Proper Southern Biscuits

Originally Posted on The Yale Herald - Medium via UWIRE

I don’t have a clear first memory of tasting food, but I do have a clear first memory of making it. At my dad’s first church appointment, there was a tradition of cooking elaborate homemade breakfasts every Sunday and dinners (suppers, as they were called) of a similar scale every Wednesday. These feasts required spreads of fried chicken, collard greens, lima beans cooked with bacon in the pot — and biscuits. Hundreds of buttermilk biscuits, each pressed out by hand by the three most influential women of my early childhood years.

Miss Donna, with her short dyed-blonde hair, glasses, and vibrant pink lipstick. She called me and my brother “sugar,” and she had a special affection for my then-baby brother. I have more memories of her legs than of her face, simply because I followed her around everywhere, often trailing her into the industrial sized kitchen for treats.

Miss Paula, who carried herself with a force that left me slightly in awe. Her face was softer, rounder. Her eyes were dark and sparkling. Her voice was faster than Miss Donna’s, which liked to linger on vowels. She plowed through other adults and always cleared a space for me, telling any of my would-be oppressors who would rather I not run down the hallway screaming the lyrics to every song in The Lion King to “let the girl have a little fun.”

And my mom, out of place with these aged matriarchs. She was new to the town, new to the small church community, newly married and newly uprooted, and she carried two children with her before the age of 25. Her thin face was accented by thin wire glasses (she would get plastic frames later), and her pale green eyes were nervous, wary of the unfamiliar environment. But her hands were confident as she kneaded the shapeless biscuit dough. The other two women taught her their biscuit secrets, more revered than any homily. “Don’t twist the cutter,” they told her gently. “Don’t work the dough too much. Add more milk rather than less.” Miss Donna and Miss Paula taught her how to make biscuits, and how to carve out her own space in the world.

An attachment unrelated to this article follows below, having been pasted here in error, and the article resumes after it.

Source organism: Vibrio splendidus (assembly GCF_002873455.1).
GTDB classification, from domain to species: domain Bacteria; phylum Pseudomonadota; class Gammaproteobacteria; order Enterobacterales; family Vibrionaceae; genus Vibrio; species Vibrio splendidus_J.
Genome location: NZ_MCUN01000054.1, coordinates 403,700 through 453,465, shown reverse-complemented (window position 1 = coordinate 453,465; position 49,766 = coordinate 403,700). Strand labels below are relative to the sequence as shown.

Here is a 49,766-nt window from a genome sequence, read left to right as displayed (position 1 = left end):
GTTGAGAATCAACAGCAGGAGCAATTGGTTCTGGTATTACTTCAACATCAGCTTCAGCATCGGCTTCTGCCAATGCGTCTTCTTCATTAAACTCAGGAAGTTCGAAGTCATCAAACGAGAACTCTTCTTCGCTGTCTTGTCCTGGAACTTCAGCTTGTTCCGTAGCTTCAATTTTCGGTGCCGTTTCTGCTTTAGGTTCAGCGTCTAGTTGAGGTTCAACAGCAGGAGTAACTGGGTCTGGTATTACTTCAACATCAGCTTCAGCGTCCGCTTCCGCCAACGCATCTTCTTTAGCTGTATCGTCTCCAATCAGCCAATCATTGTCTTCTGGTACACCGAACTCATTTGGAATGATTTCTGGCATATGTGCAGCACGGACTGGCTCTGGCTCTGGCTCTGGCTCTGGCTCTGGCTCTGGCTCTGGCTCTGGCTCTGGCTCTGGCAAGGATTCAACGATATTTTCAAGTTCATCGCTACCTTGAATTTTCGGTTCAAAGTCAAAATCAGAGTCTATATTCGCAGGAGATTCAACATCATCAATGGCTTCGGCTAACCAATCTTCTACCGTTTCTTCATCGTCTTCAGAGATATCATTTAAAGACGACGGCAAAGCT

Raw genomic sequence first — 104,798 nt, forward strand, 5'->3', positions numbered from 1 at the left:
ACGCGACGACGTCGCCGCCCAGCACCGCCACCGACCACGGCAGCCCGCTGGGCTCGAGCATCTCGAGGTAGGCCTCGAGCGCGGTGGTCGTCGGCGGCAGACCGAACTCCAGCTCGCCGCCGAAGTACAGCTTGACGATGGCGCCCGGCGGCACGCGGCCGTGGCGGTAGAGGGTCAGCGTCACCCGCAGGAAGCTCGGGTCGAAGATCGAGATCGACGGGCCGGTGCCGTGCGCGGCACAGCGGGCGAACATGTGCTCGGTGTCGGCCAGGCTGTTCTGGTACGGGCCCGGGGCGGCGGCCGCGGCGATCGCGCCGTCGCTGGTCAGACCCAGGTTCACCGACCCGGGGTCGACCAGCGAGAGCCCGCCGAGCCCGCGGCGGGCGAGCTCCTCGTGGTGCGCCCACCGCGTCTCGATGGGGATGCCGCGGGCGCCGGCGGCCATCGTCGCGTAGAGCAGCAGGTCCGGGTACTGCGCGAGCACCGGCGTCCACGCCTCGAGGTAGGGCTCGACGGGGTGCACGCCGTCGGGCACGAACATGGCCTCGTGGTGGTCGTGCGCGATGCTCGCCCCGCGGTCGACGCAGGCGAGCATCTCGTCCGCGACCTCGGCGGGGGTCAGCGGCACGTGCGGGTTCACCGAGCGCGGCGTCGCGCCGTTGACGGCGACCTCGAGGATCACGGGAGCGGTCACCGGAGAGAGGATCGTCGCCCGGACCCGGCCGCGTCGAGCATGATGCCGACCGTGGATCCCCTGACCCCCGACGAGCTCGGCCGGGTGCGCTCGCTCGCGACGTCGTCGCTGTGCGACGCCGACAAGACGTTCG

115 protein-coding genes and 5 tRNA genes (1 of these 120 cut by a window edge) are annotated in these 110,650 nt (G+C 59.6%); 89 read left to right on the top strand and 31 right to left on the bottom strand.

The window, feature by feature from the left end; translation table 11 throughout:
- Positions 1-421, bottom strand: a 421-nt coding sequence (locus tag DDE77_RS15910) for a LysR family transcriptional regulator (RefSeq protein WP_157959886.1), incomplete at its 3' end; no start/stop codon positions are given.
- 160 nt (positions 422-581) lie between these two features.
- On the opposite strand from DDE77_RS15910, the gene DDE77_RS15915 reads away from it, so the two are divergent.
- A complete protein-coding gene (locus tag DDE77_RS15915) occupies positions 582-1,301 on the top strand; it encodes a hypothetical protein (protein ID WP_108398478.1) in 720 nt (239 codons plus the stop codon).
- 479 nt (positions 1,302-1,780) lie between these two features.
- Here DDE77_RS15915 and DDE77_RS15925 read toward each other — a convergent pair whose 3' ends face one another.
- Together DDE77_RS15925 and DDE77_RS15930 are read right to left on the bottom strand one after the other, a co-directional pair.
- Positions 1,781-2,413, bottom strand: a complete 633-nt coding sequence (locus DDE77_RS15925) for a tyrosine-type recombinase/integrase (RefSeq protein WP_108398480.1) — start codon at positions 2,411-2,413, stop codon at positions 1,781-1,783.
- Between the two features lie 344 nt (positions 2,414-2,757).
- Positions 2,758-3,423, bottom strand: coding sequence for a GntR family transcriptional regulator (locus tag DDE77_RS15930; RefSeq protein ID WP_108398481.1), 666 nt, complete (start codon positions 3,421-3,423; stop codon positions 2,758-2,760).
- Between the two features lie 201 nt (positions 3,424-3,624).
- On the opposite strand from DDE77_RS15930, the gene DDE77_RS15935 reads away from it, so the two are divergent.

From my mother and my two pseudo-grandmothers, I learned how to bake. Before I knew about chemistry or carbon dioxide, I thought that these women caused the bread to rise through the sheer force of their will. Before I knew about developing gluten (or not, in the case of proper Southern biscuits), I thought that their love softened the dough, making it the perfect palate for the honey and butter that gathered in liquid golden pools across the surface.

I don’t ever need the recipe for biscuits. It’s engraved in my mind and my soul with an intensity that no amount of time or distance could ever wear away. I haven’t seen Miss Paula or Miss Donna in over 12 years, but they are with me every time my hands reach into the bowl to touch the impossibly soft flour, the grittiness of the sugar, the tenderness of the rough dough.

Proper Southern Biscuits

(Recommended that you at least double the recipe in order to feed a hungry family, or multiply by 10 if you are feeding a hungry church)

2 cups of all-purpose flour (any specialized flour is for TV chefs, weaklings, or both)

1 tbsp. baking powder

2 tbsp. sugar (contrary to my beliefs at the time, this, not Miss Donna, is what sweetens the biscuits)

1 tsp. salt

¼ cup of butter (don’t even try margarine — Miss Paula is watching)

1 cup buttermilk

Preheat the oven to 500 degrees Fahrenheit. Combine dry ingredients with a fork. If you are lazy or have a rambunctious toddler who is loose in the kitchen, feel free to skip this step and just dump everything into the bowl. Cut in the butter until the mixture forms coarse crumbs. Add the buttermilk and combine gently. You will probably need to add more buttermilk, depending on the humidity, the temperature, and the behavior of crows on that particular day. Flour the counter and dump the ragged dough into the center of it. Flour your hands and gently flatten the dough until it is the correct thickness: anywhere from half an inch to an inch is permissible. Cut out the biscuits using a round cutter (or a pumpkin-shaped cookie cutter if you lost the round one), taking care not to twist the ring. Place the biscuits with sides touching on a greased airbake tray. You are allowed to look up what this means. Bake for 8–15 minutes. Don’t actually use a timer. Just wait until the tops become golden brown and the sides no longer look doughy. Rub half a stick of butter on top and serve warm.


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